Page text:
This year we’ve seen a number of highs and lows. While these games dominate conversations, a number of interesting titles have arguably fallen through the cracks. Among them is Neon White, a quirky speedrunning FPS that was released on Steam and Nintendo Switch earlier this year. Some players have praised it, with much more are unsure of what it is beyond the game with the stylish masks. Now that it is available for PlayStation 4/5, a new group of players is able to experience it. Will it live up to the buzz, or is it rightfully forgotten?
Neon White starts with a pretty common premise. You’re a Neon, a dead person who was not good enough to go to heaven, so you have the opportunity to win god’s praise by defeating demons. Despite being simple, it’s the casual dialogue that really sells the experience. A lot of it reminds me of the aspects I enjoyed most from OK K.O.! Let’s Be Heroes!, a fact that makes sense given the writer, Ryann Shannon, worked on the show. The show creator, Ian Jones-Quartey, is also present as the voice of Neon Yellow, one of the main characters you’ll interact with.
Be it the main narrative, or optional events, each character has a lot of personalities, coupled with humor. It makes exploring every option fun, as most interactions are more character-based. You won’t miss massive plot points, at least at the start, with there being more suggestions as each of the characters go through their role. But, before you can fully experience the narrative, you need to complete levels and collect gifts.
The easiest way to explain Neon White is to say it’s more than the sum of its parts. While levels, enemies, and the overall concept are incredibly simple, it’s strong fundamentals and a good understanding of the balance that sell the experience.
This Looks Doable…
The core gameplay loop is pretty simple. Quickly kill demons, and then rush to the exit. Levels slowly add new weapons, mechanics, and enemies, forcing players to get creative. Sometimes you’ll want to use a gun, and then discard it for another jump, whereas other times it’s better to discard a card for a bomb, than it is to shoot multiple enemies. The trick is understanding what you need to do, followed by figuring out the best way to do it.
Every level is designed with an easy, and difficult way to do it. The easy path takes longer but is generally safer/offers more resources. The difficult way is often an optional path that bypasses some percent of the stage. Since this is a speedrunning game, figuring out these tricks is essential to getting a great time.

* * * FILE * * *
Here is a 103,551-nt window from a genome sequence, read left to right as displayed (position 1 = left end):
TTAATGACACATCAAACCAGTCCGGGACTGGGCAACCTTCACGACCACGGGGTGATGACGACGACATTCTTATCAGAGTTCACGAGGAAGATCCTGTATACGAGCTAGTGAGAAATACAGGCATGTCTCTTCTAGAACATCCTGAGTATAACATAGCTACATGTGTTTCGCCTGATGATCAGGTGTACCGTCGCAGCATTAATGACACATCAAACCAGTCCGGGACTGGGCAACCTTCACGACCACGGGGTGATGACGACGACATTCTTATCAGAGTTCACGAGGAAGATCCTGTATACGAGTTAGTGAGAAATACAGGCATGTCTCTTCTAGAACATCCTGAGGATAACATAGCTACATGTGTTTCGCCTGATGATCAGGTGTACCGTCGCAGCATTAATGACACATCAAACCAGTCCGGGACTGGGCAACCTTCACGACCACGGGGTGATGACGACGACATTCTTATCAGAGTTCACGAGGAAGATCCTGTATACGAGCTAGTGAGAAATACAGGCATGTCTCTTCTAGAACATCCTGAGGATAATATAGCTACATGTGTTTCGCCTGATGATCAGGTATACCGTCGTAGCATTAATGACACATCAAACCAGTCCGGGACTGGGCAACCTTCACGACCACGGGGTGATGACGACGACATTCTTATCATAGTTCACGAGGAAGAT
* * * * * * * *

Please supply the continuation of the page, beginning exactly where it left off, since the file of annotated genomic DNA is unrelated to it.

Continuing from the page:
One thing players will like is everything is very progressive. Reaching the second highest rank for speed will unlock a hint, though it can be turned off, which shows another way to do the level. Typically there is a way to skip a lengthy section, making it a lot easier to the highest rank.
Good Balance in Difficulty
Going back to my comment about balance, Neon White hits the sweet spot of being challenging, but not too challenging. Hitting the highest rank will take some effort, along with multiple attempts, but is never so difficult it ruins the experience. For example, my best rank was getting 13.2 seconds on a stage with a 15-second limit. Despite being about 2 seconds under the limit, the fastest time shown on the PlayStation 5 version is 9.991 seconds. A five-second difference might not sound huge, though it means there is approximately a 30 percent margin of error. In practice, this might be a single mistake, but in most stages, I could get it within a couple of seconds of once I knew the correct method, which then came down to performing everything perfectly.
Another massive highlight is how quickly everything works on PlayStation 5. I could make an error, tap the touchpad, and start a new attempt in a second or two. Since failures are quickly turned into wins, the overall experience feels so much more satisfying.
Beyond rushing to the end, every level has gifts to find. These are used to unlock additional dialogue from characters, along with side quests, which are stages that specialize in a specific gimmick. Even if you don’t care about the optional stages, or dialogue, collecting them often requires a good understanding of the mechanics. Solutions often include moving around the stage in an unusual way, or creative use of your available resources. These can sometimes take longer than the speed run, making them fun to figure out.
The final nice touch is how intuitive the experience feels. It looks incredibly fast-paced, complicated, and really hard to perform, yet it really isn’t. Part of this is due to how levels are designed. Players are given a finite amount of resources, often suggesting there is a solution that utilizes all the resources. Sometimes the excessive amount is for mistakes or getting the collectible, but it’s all like a big puzzle that you need to solve. In addition to that, since most of the more complicated commands use the same input, everything is a lot easier to pull off than you might think.
Instead of having to memorize rush, grab, double jump, bomb, and so forth, you just need to know what the current card does, what you need, and keep pushing the same input. There is still a learning curve, one that increases as enemies become more complicated, but it makes this incredibly simple game look incredible.
Neon White Review Verdict
Neon White: Neon White hits that sweet spot where it all just comes together perfectly. Not only does it feel incredibly satisfying, it never feels so difficult that you'll want to give up. And, for those who really want a challenge, there is an online leaderboard that you can work towards conquering. Add in a good number of stages, plenty of delightful characters, plus an amusing narrative, and you have one of the best games to release this year. – Grant